This article contains images some readers may find upsetting.
Labour MP Stella Creasy has condemned “vile” anti-abortion campaigners after they posted graphic advertisements featuring an unborn foetus around her constituency, including on a billboard.
Creasy, who is pregnant, said she has been subjected to a campaign of “harassment” by activists from the Centre for Bio-Ethical Reform UK (CBR UK), which included a protest at the weekend and adverts being posted on a billboard, bus stops, and a phone box around Walthamstow.
On Monday, Creasy called on Twitter for the Met Police to take action in response to the billboard, and for Clear Channel Direct – the owners of the billboard – to account for allowing it to be erected.
The graphic poster, which included a link to a website dedicated to criticising Creasy’s pro-choice views, purported to show a foetus at nine weeks, with clearly defined fingers and toes, and already five centimetres long.
This contradicts a week-by-week guide to pregnancy published by the NHS, which clearly states that at nine weeks a foetus is just 22mm long, and with only grooves where fingers and would be.
After receiving a wave of complaints online, Clear Channel Direct, which owns the advertising space, pulled the billboard, apologised for the campaign and said it was “reviewing our internal processes”.
The company did not respond to repeated requests for comment from HuffPost UK, and Creasy called on the company to donate the sum it had been paid by CBR UK to the Abortion Support Network charity.
The Advertising Standards Authority confirmed it had received complaints about the billboard and were “assessing” comments in order to determine whether further action is necessary.
A spokesperson said: “Our rules state that adverts must not contain anything that is likely to cause serious or widespread offence.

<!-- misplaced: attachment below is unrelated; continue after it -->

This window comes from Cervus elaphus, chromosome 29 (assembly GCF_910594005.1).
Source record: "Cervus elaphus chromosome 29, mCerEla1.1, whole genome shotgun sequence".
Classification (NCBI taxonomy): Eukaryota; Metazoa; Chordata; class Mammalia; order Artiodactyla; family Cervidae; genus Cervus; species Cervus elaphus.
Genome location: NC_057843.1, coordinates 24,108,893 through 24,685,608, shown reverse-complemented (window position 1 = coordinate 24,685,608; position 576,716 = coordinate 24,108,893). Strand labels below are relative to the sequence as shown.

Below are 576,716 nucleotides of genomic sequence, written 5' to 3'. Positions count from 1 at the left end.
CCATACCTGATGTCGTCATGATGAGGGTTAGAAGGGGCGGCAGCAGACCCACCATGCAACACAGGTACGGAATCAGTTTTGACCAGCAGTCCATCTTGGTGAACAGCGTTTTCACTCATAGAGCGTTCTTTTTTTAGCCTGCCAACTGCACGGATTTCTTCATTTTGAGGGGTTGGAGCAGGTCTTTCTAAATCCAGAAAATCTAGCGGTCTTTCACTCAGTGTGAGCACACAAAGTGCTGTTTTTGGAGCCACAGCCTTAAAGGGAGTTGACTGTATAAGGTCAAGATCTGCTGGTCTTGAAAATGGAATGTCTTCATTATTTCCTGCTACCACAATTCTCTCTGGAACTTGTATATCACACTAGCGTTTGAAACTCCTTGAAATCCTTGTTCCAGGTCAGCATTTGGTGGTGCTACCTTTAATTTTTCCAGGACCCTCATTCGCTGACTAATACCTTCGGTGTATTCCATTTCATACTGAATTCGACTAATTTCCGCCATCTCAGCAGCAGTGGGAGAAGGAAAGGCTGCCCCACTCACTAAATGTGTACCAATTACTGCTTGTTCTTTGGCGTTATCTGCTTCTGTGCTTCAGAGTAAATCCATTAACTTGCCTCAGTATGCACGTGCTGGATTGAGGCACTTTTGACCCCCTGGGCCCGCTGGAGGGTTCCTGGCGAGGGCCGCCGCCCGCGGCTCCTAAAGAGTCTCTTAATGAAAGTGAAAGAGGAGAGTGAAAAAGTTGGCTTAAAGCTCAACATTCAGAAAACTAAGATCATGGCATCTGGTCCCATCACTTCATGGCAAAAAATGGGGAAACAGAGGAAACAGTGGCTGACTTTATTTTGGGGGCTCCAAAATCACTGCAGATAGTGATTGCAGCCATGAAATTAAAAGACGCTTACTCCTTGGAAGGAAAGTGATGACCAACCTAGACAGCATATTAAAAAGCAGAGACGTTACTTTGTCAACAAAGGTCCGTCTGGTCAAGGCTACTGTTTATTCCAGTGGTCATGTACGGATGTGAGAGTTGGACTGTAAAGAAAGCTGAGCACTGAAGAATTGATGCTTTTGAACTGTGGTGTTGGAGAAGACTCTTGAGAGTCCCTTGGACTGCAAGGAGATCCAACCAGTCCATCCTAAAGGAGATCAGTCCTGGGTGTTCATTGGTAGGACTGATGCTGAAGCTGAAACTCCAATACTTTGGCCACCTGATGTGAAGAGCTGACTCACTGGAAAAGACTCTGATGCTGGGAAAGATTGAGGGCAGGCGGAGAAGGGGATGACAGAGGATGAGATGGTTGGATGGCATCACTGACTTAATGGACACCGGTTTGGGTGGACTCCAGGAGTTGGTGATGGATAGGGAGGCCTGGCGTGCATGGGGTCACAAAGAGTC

“Adverts may be distasteful without necessarily breaking this rule.
“We will carefully assess any complaints we receive about this ad and establish if there are grounds for any further action.”
Creasy has also appealed to Home Secretary Priti Patel to look into legislation introducing “buffer zones” designed to prevent anti-abortion campaigners from targeting individuals.
In 2018, then-Home Secretary Sajid Javid oversaw the Abortion Clinic Protest Review, which concluded that “introducing national buffer zones would not be a proportionate response” to protests outside abortion clinics, which the review said featured a “majority of activities [which] are more passive in nature.”
A Home Office spokesperson described the issue on Monday as “sensitive and complex”.
The spokesperson said: “The right to protest is a vital part of a democratic society, but it is completely unacceptable that anyone should feel harassed or intimidated.
“We expect the police to take a firm stance against protesters who significantly disrupt the lives of others and use the full force of the law. There are already powers in place for police to restrict harmful protest activity.”
Anti-abortion groups have called Creasy a hypocrite simply for being pregnant, and drawn attention to comments she had made about her own experience with miscarriage in an attempt to support their claims.
The campaign against Creasy follows her work in the House of Commons to extend abortion rights to Northern Ireland via an amendment approved by 332 votes to 99.
The MP has been vocal about the targeted protests on Twitter, writing: “If you think coming to my home town to harass me and accusing me of wanting to kill babies on here is going to change my mind or make me stop speaking up for women’s rights you really haven’t met me.”
She also said that the solidarity she had been shown had made her “heart sing”, and slammed the campaigners as “vile people”.
Hours after Creasy posted about the harassment, she took to Twitter to share pictures of the billboards, now whitewashed, and wrote: “Walthamstow has my back.”
Campaigners also took to Walthamstow’s high street over the weekend as part of a planned protest, displaying pictures of Creasy alongside a graphic picture of an aborted foetus and the words “your MP is working hard... to make this a human right”.
When approached for a comment about the campaign on Monday, Met Police said it had nothing more to add following their attendance at this weekend’s protest.
A police spokesperson said: “Police attended a small, planned protest consisting of a number of individuals at Walthamstow town centre on Saturday 28 September.
“Officers listened to concerns about the content of parts of the protest but no criminal offences were committed or disclosed.
“There were no arrests. The protest concluded peacefully.”
The spokesperson also pointed out that public spaces protection orders were not aimed at preventing lawful protest, but could be used “to deter persistent unreasonable anti-social behaviour that is to the detriment of the community”.